Short Answer Questions
Q. 1. Women still lag much behind men in India despite some improvements since independence. Analyse the statement. [CBSE 2019, 32/1/1]
Women in India still face discrimination in various ways. Explain with examples. [CBSE 2019, 32/2/3]
Ans. In our country, women still lag much behind men despite some improvements since Independence. Women face disadvantage, discrimination and oppression in various ways : (a) The literacy rate among women is only 54 percent as compared with 76 percent among men.
(b) Similarly, a smaller proportion of girl students go for higher studies. Girls are performing as well as boys in school. But they drop out because parents prefer to spend their resources for their boys education rather than spending equally on their sons and daughters.
(c) The proportion of women among the highly paid and valued jobs is still very small. On an average an Indian women works one hour more than an average man everyday.
(d) The Equal Wages Act provides that equal wages should be paid to equal work. However in almost all areas of work, from sports and cinema, to factories and fields, women are paid less than men, even when both do exactly the same work.
(e) In many parts of India, parents prefer to have sons and find ways to have the girl child aborted before she is born. Such sex selective abortion led to a decline in child sex ratio.
(f) Women face harassment, exploitation and violence on the domestic front.
Long Answer Questions
Q.1. Women face disadvantage, discrimination and oppression in various ways even today. Assess the statement by giving five suitable arguments. [CBSE 2018]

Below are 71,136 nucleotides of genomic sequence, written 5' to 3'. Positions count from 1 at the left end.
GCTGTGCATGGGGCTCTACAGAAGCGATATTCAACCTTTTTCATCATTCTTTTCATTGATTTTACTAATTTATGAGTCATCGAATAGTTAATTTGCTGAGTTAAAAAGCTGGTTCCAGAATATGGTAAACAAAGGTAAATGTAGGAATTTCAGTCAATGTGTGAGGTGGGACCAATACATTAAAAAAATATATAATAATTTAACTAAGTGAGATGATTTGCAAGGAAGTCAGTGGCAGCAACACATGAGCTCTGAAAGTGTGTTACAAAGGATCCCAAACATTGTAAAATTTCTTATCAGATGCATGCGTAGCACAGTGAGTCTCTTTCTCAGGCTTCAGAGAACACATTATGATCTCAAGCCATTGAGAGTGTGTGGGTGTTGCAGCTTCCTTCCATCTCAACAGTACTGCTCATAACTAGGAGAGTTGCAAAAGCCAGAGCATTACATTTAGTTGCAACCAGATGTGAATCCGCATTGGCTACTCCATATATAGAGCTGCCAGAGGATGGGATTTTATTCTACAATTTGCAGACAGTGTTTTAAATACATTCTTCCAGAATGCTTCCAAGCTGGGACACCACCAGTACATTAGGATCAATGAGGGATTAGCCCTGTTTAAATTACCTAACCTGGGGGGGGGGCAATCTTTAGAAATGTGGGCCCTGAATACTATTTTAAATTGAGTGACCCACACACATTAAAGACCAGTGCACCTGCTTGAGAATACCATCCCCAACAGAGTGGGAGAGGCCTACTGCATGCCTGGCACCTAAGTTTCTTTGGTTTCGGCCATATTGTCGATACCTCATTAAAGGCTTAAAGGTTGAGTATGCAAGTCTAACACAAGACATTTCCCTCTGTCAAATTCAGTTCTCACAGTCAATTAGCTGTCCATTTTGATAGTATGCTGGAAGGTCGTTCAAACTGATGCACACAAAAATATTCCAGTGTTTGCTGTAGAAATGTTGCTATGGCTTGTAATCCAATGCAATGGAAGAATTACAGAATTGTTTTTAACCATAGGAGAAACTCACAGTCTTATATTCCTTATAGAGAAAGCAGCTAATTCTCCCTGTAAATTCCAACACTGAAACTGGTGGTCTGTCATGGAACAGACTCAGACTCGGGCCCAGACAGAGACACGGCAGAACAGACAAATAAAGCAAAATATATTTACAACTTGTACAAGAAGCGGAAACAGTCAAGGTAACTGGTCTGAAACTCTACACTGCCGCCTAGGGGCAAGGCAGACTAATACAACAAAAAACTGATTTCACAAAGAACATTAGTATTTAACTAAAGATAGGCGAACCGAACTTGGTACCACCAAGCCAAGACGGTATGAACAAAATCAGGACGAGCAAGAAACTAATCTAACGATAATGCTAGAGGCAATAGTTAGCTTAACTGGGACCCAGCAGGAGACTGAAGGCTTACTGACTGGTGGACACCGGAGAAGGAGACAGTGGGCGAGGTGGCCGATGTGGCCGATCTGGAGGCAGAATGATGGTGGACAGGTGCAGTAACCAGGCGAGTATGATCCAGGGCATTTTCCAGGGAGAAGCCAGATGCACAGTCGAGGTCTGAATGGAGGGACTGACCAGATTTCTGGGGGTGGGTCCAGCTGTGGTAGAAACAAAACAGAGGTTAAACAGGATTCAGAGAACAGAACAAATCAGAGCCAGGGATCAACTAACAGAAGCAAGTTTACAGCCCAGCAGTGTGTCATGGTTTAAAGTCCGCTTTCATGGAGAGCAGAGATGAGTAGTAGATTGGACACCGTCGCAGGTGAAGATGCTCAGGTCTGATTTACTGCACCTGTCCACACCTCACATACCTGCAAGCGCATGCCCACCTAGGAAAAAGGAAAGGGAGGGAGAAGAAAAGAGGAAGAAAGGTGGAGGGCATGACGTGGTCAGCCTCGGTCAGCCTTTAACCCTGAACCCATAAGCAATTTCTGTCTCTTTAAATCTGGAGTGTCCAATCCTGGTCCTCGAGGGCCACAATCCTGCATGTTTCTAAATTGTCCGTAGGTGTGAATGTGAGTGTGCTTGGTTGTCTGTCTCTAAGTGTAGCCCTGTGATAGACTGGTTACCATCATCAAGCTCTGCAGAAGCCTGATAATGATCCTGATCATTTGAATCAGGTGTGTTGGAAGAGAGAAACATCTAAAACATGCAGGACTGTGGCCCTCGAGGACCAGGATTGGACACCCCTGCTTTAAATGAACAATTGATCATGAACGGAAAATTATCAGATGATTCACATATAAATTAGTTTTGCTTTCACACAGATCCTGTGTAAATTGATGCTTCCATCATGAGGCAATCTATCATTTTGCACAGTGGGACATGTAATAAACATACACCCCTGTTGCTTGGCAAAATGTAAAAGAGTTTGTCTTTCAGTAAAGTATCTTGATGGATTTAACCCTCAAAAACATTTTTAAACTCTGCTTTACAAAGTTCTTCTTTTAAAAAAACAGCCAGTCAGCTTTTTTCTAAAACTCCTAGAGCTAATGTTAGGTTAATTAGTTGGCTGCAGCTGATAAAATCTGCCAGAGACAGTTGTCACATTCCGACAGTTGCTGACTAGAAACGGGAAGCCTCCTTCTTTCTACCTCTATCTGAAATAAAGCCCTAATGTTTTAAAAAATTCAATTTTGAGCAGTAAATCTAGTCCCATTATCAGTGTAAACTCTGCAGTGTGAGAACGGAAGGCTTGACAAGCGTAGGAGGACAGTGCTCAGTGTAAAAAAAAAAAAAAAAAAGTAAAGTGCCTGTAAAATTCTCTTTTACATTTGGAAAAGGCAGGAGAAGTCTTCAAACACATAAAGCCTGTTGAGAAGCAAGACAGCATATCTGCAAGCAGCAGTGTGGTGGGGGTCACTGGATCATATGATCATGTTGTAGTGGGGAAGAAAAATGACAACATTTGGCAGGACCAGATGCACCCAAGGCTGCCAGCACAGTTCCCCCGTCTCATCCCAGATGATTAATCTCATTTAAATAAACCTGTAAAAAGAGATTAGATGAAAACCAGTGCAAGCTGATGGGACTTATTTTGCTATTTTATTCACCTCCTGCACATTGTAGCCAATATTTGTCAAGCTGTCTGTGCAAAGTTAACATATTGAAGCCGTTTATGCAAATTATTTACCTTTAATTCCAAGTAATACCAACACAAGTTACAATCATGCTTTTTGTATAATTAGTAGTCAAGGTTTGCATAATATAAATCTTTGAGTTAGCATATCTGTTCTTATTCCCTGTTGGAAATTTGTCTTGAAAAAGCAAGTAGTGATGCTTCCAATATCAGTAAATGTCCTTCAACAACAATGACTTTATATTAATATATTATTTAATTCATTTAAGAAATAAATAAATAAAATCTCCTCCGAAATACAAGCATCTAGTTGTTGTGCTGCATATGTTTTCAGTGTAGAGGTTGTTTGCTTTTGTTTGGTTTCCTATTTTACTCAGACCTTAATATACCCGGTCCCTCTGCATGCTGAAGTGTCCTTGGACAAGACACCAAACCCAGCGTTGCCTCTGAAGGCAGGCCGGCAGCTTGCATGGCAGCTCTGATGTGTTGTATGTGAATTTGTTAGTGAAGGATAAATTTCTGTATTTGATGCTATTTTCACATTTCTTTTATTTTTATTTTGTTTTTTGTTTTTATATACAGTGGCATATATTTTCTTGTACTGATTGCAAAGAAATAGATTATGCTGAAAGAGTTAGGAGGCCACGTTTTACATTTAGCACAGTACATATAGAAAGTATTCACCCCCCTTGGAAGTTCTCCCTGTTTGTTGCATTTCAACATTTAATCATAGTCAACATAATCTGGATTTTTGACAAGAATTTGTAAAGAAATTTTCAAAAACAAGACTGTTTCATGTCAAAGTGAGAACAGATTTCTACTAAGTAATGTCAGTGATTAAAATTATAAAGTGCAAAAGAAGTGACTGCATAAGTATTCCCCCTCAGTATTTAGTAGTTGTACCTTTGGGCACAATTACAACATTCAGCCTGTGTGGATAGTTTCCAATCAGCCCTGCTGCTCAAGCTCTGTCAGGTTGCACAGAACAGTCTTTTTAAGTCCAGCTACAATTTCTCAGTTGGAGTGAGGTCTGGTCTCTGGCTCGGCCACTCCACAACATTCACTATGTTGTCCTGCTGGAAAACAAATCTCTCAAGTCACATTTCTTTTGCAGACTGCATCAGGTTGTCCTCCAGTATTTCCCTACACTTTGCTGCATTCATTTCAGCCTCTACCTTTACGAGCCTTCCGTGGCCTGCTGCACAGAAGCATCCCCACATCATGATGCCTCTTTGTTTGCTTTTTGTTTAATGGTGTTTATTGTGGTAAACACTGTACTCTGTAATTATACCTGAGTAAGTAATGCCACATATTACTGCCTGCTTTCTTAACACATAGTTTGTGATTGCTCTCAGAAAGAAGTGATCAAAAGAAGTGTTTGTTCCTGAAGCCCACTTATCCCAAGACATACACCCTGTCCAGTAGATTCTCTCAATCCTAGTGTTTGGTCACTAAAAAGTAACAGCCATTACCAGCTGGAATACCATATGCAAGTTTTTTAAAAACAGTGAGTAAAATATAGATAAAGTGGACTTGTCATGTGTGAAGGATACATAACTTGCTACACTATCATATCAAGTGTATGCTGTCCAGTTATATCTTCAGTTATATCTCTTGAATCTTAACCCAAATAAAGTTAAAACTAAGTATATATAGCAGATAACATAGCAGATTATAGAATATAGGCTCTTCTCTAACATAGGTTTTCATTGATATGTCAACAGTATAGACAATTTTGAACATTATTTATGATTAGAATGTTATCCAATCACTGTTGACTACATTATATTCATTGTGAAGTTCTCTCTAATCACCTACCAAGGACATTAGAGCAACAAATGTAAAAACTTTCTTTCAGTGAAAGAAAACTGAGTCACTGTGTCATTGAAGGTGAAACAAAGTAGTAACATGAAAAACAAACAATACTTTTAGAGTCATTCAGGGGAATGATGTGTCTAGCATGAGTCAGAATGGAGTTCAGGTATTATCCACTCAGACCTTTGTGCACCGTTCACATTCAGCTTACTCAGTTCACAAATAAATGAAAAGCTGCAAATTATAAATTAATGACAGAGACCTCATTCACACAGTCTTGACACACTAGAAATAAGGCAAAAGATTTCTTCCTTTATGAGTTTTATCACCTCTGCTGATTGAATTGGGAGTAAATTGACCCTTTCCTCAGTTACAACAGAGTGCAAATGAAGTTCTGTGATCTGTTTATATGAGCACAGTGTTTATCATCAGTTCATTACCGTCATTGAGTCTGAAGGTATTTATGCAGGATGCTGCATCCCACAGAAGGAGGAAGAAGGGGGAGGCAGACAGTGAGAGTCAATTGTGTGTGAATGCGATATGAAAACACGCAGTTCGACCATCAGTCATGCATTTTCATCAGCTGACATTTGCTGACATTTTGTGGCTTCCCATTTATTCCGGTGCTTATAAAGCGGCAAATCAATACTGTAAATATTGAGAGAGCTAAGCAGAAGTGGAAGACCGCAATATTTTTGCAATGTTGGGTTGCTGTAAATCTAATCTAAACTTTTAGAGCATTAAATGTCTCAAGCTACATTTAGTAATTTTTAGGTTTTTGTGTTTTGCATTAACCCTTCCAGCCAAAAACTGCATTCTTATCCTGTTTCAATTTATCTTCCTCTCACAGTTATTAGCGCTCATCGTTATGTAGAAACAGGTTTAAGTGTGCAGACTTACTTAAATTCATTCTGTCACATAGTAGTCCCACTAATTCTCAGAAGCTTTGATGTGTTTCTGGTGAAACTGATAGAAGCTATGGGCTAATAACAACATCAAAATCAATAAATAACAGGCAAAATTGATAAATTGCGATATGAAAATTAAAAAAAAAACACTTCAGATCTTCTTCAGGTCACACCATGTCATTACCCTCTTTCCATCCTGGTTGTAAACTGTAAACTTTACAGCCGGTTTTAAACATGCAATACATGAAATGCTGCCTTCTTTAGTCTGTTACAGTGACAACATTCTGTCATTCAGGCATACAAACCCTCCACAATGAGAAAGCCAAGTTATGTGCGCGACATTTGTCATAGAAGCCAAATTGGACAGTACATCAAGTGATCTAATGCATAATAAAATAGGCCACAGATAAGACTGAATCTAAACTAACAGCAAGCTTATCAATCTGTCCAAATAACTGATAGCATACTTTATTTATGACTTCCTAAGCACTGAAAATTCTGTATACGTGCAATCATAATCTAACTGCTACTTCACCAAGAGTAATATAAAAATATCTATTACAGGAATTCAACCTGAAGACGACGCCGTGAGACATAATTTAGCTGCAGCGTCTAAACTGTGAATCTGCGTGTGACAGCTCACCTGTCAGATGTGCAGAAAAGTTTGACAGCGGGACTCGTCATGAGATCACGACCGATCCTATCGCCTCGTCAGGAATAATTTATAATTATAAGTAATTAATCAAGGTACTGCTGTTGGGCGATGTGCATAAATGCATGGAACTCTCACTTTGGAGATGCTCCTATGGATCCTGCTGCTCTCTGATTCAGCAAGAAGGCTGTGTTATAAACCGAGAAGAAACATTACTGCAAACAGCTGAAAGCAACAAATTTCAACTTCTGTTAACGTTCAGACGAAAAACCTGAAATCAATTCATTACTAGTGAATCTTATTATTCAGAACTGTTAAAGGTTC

Ans. (i) Education :
(a) Women are deprived of an equal access to education. Thus, the literacy rate among women is only 54 per cent as compared to 76 per cent among men.
(b) A smaller proportion of girl students go for higher education because in spite of their better performance parents prefer to spend their resources on son’s higher education.
(ii) The number of women on highly paid jobs is less than men.
(iii) In spite of the Equal Remuneration Act 1976, women are paid less than men even when both do exactly the same work.
(iv) Parents prefer sons and get girl child aborted before she is born. This has led to decline in child sex ratio to merely 919 (2011 census).
(v) Women are exploited by their employers. They are sexually assaulted do not. They feel safe during journey at night. They are subjected to various forms of domestic-violence such as beating and harassment.
Q.2. What is a secular state ? Explain factors which make India a secular state. [CBSE 2016-17]
“Secularism is not an ideology of some political parties or persons, but it is one of the foundations of our country.” Examine the statement. [CBSE 2018]
Ans. (a) A secular state is a concept of secularism, whereby a state is or purports to be officially neutral in matters of religion, supporting neither religion nor irreligion. It grants equal status to all religions.
(b) (i) There is no official religion in India like Pakistan and Sri Lanka.
(ii) The Constitution grants every individual freedom to profess, preach and practice their own religion.
(iii) The Constitution prohibits discrimination on the grounds of religion.
(iv) The Constitution allows the state to intervene in the matters of religion in order to ensure equality within religious communities. For example it bans untouchability.
Thus our Constitution makers choose the model of a secular state. It is one of the foundations of our country.